• Category: Bread
  • Cuisine: Swedish
View Comments (25)
  • Hi Kelsey

    I’m a Swedish girl that is living abroad. I have two boy and they love ‘Skogaholms limpa’ witch is a bread in Sweden. Unfortunately as we live in Ireland we can not buy this bread, so i thought maybe i can bake something like it.
    Your bread seems a lot like it.
    I just have some questions, The yest is it fresh or dry? The anise seeds is it in powder?
    Thank you!
    Kind regards Kristina

  • Finding rye flour is a problem in some places. When I spent winters in Tucson, the only place I could find it was a small grocery coop near the campus. In Madison, WI, all good-sized grocery stores carry it. I’m sure it all depends on the demand for it – i.e. plenty of people who bake.
    You’ll almost always find it at “health” food coops, or establish a relationship w/King Arthur Flour co. They have a great catalog – a bit pricey at times, but stuff you’ll unlikely to find anywhere else.

  • My first job was as a busboy at the Swedish Inn in bellflower CA. This is where I had my first taste of this bread and I loved it! I am now 63 and going to make it for the first time!

  • I used to go to a Smorgasbord in Huntington Beach, CA called Villa Sweden, (its gone but the memories are still there) I loved their Limpa bread and this sounds like the way it used to taste. So I am going to bake a few loaves and give to my siblings as they liked the bread too. So glad I looked at Pinterest for the recipe.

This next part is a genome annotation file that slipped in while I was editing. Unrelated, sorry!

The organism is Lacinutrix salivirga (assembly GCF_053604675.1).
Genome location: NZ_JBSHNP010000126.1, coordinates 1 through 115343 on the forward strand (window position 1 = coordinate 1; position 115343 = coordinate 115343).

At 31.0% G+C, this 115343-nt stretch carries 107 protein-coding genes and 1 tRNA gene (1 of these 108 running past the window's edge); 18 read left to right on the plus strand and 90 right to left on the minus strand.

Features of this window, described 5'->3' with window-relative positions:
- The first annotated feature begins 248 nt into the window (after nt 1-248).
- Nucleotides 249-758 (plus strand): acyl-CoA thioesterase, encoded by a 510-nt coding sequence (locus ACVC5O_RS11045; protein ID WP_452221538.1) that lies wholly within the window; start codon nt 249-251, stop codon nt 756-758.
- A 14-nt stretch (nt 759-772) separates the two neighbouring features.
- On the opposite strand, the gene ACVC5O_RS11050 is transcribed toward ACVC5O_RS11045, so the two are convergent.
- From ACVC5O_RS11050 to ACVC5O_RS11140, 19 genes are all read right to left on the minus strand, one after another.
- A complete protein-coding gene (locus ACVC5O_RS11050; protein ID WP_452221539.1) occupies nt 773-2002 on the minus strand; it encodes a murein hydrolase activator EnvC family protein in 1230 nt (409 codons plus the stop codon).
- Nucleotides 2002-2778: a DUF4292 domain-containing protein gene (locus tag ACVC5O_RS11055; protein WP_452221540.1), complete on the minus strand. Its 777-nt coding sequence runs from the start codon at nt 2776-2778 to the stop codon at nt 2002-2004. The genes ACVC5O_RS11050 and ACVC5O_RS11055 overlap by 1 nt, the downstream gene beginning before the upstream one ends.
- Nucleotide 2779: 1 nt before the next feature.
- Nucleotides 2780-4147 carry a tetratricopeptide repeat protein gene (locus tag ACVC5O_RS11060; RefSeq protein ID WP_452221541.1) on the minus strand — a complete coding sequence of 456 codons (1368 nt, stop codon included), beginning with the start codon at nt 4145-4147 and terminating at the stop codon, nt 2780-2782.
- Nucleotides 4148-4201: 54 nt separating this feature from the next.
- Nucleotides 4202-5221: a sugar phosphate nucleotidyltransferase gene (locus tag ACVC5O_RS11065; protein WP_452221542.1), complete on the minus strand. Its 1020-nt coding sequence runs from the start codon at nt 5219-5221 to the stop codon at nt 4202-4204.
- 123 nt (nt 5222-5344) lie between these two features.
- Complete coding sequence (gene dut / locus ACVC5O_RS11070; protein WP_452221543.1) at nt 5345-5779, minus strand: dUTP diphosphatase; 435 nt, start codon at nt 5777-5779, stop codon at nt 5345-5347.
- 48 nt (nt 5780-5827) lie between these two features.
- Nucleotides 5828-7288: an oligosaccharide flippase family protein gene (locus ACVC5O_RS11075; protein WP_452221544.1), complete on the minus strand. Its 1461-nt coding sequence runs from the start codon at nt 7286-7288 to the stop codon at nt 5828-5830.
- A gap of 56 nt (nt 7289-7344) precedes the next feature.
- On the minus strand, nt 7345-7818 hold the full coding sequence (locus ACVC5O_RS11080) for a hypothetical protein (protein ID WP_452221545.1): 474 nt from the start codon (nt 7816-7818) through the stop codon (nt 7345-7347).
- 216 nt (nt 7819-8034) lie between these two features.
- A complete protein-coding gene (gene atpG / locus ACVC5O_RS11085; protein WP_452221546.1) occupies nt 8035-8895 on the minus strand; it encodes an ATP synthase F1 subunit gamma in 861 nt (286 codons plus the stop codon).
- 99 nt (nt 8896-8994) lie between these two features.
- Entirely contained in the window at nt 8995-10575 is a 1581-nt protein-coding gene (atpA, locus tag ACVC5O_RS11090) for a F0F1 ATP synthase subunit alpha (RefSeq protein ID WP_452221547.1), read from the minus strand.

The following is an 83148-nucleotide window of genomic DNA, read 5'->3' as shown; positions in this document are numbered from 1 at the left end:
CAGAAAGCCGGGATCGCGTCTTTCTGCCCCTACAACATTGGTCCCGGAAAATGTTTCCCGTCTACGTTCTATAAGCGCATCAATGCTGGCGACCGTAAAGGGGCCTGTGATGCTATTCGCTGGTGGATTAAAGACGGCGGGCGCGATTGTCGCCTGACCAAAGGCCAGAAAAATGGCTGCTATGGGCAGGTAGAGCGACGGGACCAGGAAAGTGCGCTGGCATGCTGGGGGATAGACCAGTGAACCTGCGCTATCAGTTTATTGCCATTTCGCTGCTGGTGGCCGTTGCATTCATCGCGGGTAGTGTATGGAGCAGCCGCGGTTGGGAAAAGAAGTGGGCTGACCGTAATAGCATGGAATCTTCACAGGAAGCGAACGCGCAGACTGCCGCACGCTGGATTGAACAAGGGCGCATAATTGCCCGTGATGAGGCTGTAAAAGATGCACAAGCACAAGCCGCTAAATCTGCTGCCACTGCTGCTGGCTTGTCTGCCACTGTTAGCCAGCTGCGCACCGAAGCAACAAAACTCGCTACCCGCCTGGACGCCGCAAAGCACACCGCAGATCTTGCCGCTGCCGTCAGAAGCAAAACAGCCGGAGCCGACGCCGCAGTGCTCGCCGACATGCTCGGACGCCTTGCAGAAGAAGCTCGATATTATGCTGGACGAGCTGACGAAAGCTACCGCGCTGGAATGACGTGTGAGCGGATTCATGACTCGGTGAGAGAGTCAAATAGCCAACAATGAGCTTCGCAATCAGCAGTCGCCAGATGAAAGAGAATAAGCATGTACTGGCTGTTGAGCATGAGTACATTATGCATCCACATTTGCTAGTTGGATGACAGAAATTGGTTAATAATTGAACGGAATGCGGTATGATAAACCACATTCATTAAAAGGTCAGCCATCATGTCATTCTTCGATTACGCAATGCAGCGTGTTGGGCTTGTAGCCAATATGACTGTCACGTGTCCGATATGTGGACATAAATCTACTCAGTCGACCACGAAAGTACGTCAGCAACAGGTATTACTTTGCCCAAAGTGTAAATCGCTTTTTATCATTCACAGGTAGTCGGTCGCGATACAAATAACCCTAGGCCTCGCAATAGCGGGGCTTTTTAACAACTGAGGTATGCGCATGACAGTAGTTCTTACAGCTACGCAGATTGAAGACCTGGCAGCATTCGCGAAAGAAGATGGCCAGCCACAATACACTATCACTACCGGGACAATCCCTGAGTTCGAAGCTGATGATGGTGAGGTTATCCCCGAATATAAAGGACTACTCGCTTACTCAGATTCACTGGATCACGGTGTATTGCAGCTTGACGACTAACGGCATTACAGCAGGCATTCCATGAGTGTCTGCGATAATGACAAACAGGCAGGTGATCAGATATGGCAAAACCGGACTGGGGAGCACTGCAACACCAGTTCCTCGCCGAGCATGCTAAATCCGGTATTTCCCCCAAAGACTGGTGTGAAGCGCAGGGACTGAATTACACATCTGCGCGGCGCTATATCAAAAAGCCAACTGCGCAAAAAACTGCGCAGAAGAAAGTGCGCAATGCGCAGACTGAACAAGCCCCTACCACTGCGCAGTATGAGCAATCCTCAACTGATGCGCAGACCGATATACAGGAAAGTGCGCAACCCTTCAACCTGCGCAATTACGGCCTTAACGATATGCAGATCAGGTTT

• I made no knead limpa today from a different source. It tastes yummy right out of the oven with butter! It was so crusty and good. Now I want to try it in a bread making machine.

  • This bread has been part of our holidays for years past. At 92 I still make it for my family .My mother and my mother in-law,both from Sweden made this bread and passed down the recipe to the family where we have carried on the tradition for years . So Good yummy. I add some orange grated for extra flavor

  • My Swedish grandmother (I am 66 years old) used to fill up the family deep freeze with her bread when she came to visit. It was everyone’s favorite, even my German grandmother pronounced it very good! She didn’t have a recipe, so it is nearly impossible to reproduce the flavor and texture, although many attempts have been made, but yours comes very close. A high compliment, all in my family would agree!

  • Hi
    I just wanted to tell you this is the best recipe!!! I made my his for Thanksgiving and I am making this for Christmas!!
    Thanks for this awesome recipe!!????

  • I loved all your wonderful breads from Amsterdam, Oslo, Copenhagen and Stockholm. Thank you for sharing your recipe. I cannot wait to get home to Johannesburg to try to bake these delicious loaves.

  • ‘Limpa’ Is Swedish for ‘loaf’, so perhaps someone misunderstood or misheard the instructions?
    Nevertheless, rye or råg bread is popular here in Sweden and Denmark.

  • Hi,
    I was wondering if you could suggest how I best could mix in the rock solid shortening. At the moment it’s not mixing in well.